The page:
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Women leaders of Howard Hughes

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Around a virtual table at The Howard Hughes Corporation, women leaders reflected on their jobs in commercial real estate, the challenges they face, and what they tell other women who want to break into the industry.

Tonja Potter, senior manager of Design and Construction Management, feels fortunate to have worked where her professional growth was supported.

Potter said it was a challenge to gain the experience and confidence to excel.

Tonja Potter (left), Carol Dooney and Karen Cherry. Photo by Stephen Cherry.

“I would feel like my work was not good enough and dwell on my mistakes and decisions,” she said. “II learned to be prepared, ask questions, admit what I didn’t know, pursue the answers and treat others and myself with respect.”

Commercial real estate, which previously had the reputation of being a “boy’s club,” has increasingly become a sector of choice for women.

By 2019, women held 43 percent of commercial real estate jobs worldwide, though there are still significant gender gaps in executive positions and salaries.

Organizations for women in the industry, like CREW Network, hold an important role in helping the next generation of women become future leaders in commercial real estate, particularly in architecture and construction.

“Breaking through in the architecture and engineering side was the traditional path for women who were interested in the industry. Women being leaders on the construction side has only recently started to move forward,” said Carol Dooney, director of Design and Construction Management. “Even still it harkens to a very ‘patriarchal’ system.”

Karen Cherry, vice president of Office Leasing, refers to Potter and Dooney as “rock stars.”

When Cherry entered the commercial real estate brokerage world more than 20 years ago, there were not a lot of women in the industry.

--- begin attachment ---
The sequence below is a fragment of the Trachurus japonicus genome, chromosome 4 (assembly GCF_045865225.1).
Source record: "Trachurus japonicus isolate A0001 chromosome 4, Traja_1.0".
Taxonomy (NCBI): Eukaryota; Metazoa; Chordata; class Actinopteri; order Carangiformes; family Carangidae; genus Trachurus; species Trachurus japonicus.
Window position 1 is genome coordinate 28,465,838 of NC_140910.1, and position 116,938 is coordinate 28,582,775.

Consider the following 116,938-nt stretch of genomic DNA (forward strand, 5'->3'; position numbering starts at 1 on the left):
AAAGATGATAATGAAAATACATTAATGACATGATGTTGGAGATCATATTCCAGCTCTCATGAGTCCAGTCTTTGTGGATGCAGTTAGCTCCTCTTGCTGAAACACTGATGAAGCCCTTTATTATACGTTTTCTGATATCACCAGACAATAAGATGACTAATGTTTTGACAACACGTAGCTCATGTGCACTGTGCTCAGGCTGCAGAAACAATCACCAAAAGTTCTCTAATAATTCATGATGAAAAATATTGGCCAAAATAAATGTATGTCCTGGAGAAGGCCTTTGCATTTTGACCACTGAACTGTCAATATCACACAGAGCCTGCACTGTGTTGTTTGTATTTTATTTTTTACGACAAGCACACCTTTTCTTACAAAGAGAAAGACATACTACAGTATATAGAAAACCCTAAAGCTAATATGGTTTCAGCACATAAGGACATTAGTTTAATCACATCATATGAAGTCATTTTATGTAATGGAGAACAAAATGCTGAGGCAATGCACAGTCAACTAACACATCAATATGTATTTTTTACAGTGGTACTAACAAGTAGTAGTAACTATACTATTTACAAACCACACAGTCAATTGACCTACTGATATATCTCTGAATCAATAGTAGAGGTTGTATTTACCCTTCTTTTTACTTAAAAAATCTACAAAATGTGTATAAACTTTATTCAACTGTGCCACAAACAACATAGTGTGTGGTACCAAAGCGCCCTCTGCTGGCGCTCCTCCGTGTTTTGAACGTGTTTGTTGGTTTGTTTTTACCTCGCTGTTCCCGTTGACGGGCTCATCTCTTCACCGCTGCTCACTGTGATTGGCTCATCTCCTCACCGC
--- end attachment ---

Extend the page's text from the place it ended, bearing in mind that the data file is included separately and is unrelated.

“I had to navigate this new business without a lot of female mentors who I could look up to,” she said. “However, I was fortunate to have found some really great mentors and partners – both male and female – along the way.”

She now believes it’s all in how you look at the challenges.

“Being one of the few women in the business immediately set me apart from the majority of other commercial real estate brokers,” she said.

It’s still not an equal work world by any means, added Dooney, naming the challenges she still faces every day including “being a voice in the room. Being compensated at the same levels as men in the equivalent position.”

Cherry chimed in that inequalities are immediately apparent.

“Once I began working for a commercial real estate developer, I realized that it’s not just a problem in the brokerage community. There is still room for improvement when it comes to diversity and equal representation at the highest levels of the commercial real estate industry,” she said.

All three serve as mentors for other women in the industry, a role they see as vital for the future.

Potter advises young women to get involved with a related organization that interests them.

“The industry seems to be more unstable now, and the more people you know the easier it is to find opportunities, plus it’s a great way to learn,” she said.

Dooney advises planning, journaling and setting short- and long-term goals.

“Think on paper,” she said. “The desire to do everything electronically doesn’t support those moments of ‘think time’ in goal setting.”

She suggests writing two, five, ten and even 20-year goals. “It’s even more challenging today for young women who will work their whole lives,” she said. “Many women working today will never be full-time homemakers at any point in their lives.”

All three women at Howard Hughes said women need to support each other as they grow their careers.

“As senior women in the commercial real estate field, we also must understand the challenges faced by the next generation of women so that we can support their development into the future leaders of our industry,” said Dooney.

Cherry, who clearly loves her job, said she’s still learning every day.

“My advice would be to always be open to learning from your experiences no matter how junior or senior you might be in your position,” she said. “And don’t take yourself too seriously – life is fun, and your career should be enjoyable, too!

Susan Kim | Staff Writer | The Business Monthly | July 2020 Issue

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